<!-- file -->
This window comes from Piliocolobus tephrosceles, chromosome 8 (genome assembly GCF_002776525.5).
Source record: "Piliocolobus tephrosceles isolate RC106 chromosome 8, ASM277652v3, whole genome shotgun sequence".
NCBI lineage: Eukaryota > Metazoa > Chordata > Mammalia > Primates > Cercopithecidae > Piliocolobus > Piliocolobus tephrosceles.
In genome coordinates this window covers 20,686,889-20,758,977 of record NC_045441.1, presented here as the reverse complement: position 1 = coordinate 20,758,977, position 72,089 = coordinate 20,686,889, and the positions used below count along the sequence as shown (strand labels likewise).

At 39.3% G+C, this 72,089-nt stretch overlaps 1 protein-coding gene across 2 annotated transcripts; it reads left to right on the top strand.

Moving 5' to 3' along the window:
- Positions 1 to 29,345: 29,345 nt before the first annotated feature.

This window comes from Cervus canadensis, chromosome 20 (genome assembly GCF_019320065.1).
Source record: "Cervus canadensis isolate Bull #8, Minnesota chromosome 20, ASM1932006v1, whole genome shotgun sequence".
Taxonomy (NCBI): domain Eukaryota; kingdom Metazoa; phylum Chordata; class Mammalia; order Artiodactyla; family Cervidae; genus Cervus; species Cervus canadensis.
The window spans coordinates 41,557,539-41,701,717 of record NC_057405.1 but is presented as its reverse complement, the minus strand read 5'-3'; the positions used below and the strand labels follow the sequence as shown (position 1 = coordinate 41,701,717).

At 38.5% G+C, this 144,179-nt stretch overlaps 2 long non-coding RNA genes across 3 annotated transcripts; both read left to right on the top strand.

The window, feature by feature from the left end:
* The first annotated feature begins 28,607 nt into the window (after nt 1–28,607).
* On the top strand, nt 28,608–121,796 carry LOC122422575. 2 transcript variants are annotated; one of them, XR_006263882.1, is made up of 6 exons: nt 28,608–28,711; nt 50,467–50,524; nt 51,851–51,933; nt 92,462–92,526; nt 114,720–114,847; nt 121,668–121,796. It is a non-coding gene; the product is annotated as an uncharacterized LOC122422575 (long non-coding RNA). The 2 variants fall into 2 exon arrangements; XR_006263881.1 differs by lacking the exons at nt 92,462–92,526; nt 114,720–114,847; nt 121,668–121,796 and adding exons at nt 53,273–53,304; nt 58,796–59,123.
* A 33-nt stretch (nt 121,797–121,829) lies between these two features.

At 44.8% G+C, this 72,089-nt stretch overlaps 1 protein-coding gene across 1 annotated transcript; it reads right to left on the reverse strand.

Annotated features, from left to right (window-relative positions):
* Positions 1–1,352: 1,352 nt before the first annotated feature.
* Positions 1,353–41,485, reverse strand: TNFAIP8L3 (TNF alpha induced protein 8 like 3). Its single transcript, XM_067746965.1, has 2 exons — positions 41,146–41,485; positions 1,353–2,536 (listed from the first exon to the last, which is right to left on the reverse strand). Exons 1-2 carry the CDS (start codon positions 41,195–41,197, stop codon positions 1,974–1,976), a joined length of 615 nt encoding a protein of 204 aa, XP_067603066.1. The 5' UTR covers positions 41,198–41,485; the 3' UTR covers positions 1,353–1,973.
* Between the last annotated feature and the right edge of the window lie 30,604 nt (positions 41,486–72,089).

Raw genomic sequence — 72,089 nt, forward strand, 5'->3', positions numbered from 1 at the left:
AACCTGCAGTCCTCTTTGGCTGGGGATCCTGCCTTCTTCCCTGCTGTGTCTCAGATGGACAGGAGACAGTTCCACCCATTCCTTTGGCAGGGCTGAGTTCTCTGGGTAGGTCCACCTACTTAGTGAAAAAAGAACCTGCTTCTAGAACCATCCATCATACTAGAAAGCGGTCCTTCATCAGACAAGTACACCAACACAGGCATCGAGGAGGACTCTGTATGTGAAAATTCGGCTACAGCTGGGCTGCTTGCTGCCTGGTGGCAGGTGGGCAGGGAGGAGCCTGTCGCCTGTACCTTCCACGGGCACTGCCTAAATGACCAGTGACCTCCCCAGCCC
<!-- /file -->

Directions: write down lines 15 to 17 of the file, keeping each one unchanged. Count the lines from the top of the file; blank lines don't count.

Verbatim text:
* On the top strand, nt 28,608–121,796 carry LOC122422575. 2 transcript variants are annotated; one of them, XR_006263882.1, is made up of 6 exons: nt 28,608–28,711; nt 50,467–50,524; nt 51,851–51,933; nt 92,462–92,526; nt 114,720–114,847; nt 121,668–121,796. It is a non-coding gene; the product is annotated as an uncharacterized LOC122422575 (long non-coding RNA). The 2 variants fall into 2 exon arrangements; XR_006263881.1 differs by lacking the exons at nt 92,462–92,526; nt 114,720–114,847; nt 121,668–121,796 and adding exons at nt 53,273–53,304; nt 58,796–59,123.
* A 33-nt stretch (nt 121,797–121,829) lies between these two features.

At 44.8% G+C, this 72,089-nt stretch overlaps 1 protein-coding gene across 1 annotated transcript; it reads right to left on the reverse strand.